Thursday, May 26, 2011


  The Calgary Stampede is an annual rodeo, exhibition and festival held every July in Calgary, Alberta, Canada. The ten-day event, which bills itself as The Greatest Outdoor Show on Earth, attracts over one million visitors per year and features the world's largest rodeo, a parade, midway, stage shows, concerts, agricultural competitions, chuckwagon racing and First Nations exhibitions. Calgary takes on a party atmosphere during Stampede; residents don western wear and events held across the city include ever popular pancake breakfasts and barbecues.
   The Stampede's roots are traced to 1886 when the Calgary and District Agricultural Society held its first fair. American promoter Guy Weadick launched the first rodeo in 1912 though the second was not held until 1919 when the Victory Stampede was organized to honour soldiers returning from World War I.  A 1923 merger with the Calgary Industrial Exhibition created the Calgary Exhibition and Stampede and it has been an annual event since. Over two million people visit Stampede Park annually as events are held throughout the year.
   With over $2 million in prizes, the Stampede is among the richest rodeos in the world and attracts top competitors from across North America.


   The Program for 1912 Calgary Stampede featuring the Big 4: Burns, Lane, Cross, and McLean.  The Calgary and District Agricultural Society was formed in 1884 to promote the town and encourage farmers and ranchers from eastern Canada to move west. The society held its first fair two years later, attracting a quarter of the town's 2,000 residents.  By 1889, it had acquired land on the banks of the Elbow River to host the exhibitions but crop failures, poor weather and a declining economy resulted in the society ceasing operations in 1895. The land passed briefly to future Prime Minister R. B. Bennett who sold it to the city. Naming the area Victoria Park after Queen Victoria, the city leased the land to the newly formed Western Pacific Exhibition Company which introduced a new agricultural and industrial fair in 1898.

   The exhibition grew annually, and in 1908, the Government of Canada announced that Calgary would host the federally funded Dominion Exhibition that year. Seeking to take advantage of the opportunity to promote itself, the city spent C$145,000 to build six new pavilions and a racetrack, held a lavish parade and rodeo, horse racing and trick roping competitions as part of the event. The exhibition was a success, drawing 100,000 people to the fairgrounds over seven days despite an economic recession that afflicted the city of 25,000.

   Guy Weadick, an American trick roper who participated in the Dominion Exhibition as part of the Miller Brothers 101 Ranch Real Wild West Show, was drawn back to Calgary in 1912 in the hopes of establishing an event that more closely represented the "wild west" than the shows he was a part of. With the assistance of local livestock agent H.C. McMullen, Weadick convinced businessmen Pat Burns, George Lane, A.J. MacLean, and A.E. Cross to put up $100,000 to guarantee funding for the event. The Big Four, as they came to be known, viewed the Stampede as a final celebration their life as cattlemen. The city built a rodeo arena on the fairgrounds and over 100,000 people attended the six-day event in September 1912 to watch hundreds of cowboys from Western Canada, the United States and Mexico compete for $20,000 in prizes. The Stampede made $120,000 and was hailed as a success. The city was nonetheless not convinced of the viability of the rodeo and it was not held again until 1919 when Weadick was invited to organize the Calgary Victory Stampede to celebrate the city's soldiers returning from World War I.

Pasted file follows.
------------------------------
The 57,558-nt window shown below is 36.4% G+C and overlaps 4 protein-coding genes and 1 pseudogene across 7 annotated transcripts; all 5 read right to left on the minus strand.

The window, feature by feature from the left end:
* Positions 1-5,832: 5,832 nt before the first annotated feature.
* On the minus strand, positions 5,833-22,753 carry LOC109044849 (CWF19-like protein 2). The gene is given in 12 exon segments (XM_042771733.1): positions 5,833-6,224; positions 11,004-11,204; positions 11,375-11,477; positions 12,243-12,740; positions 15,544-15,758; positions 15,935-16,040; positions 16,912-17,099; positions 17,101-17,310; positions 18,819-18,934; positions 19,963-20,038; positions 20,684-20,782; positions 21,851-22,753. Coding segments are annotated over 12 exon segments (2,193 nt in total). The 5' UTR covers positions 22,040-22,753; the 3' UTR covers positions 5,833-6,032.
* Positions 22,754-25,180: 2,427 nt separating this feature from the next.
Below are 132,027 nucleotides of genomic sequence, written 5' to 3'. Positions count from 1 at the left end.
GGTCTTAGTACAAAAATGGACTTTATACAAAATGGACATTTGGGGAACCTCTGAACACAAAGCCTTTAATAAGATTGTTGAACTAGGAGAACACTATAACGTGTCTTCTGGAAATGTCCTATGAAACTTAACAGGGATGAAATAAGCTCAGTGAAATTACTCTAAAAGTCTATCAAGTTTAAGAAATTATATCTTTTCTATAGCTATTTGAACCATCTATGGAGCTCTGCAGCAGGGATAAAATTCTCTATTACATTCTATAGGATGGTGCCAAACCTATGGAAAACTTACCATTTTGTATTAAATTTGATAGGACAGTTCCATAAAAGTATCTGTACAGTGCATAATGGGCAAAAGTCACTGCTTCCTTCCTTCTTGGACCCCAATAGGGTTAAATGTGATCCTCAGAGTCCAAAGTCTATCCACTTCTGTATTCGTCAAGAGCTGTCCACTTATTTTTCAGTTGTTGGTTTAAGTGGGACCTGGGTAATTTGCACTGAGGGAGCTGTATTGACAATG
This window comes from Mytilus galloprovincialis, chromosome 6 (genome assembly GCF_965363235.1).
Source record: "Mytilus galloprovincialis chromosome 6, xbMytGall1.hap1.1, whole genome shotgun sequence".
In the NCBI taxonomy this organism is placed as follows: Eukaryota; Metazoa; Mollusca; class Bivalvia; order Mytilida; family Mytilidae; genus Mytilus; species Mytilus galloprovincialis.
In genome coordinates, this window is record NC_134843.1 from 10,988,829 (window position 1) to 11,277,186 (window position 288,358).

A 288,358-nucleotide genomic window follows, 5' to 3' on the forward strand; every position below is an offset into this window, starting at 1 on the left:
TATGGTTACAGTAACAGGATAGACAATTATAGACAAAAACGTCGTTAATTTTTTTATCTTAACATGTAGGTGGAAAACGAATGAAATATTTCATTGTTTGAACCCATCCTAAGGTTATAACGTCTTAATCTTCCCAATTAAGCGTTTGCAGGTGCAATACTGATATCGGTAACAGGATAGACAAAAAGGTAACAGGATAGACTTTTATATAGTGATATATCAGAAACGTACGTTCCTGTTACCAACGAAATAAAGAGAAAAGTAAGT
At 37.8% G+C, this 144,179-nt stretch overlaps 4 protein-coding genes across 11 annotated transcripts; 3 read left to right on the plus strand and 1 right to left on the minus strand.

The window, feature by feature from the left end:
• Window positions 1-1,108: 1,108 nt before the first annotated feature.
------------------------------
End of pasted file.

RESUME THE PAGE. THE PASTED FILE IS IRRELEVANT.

Calgary Exhibition and Stampede

   Stampede in-field and the Stampede Showband on the stageThe Calgary Industrial Exhibition continued its annual fair but faced declining attendance into the 1920s. In 1922, it approached Weadick in the hopes he would join his Stampede with the fair and hold both in conjunction. Weadick agreed, and the union created the Calgary Exhibition and Stampede.  The combined event was first held in 1923, and Weadick encouraged the city's residents to dress in western clothes for the event and decorate their businesses in the spirit of the wild west.  Civic leaders truly supported the event for the first time; Mayor George Webster followed the suggestion to dress western and allowed downtown roads to be closed for two hours each morning of the six-day event to accommodate street parties.The new sport of Chuckwagon racing was also introduced in 1923 and proved immediately popular. 138,950 people attended and the event earned a profit.  Over 167,000 people attended in 1924 and the success guaranteed that the Stampede and Exhibition would be held together permanently.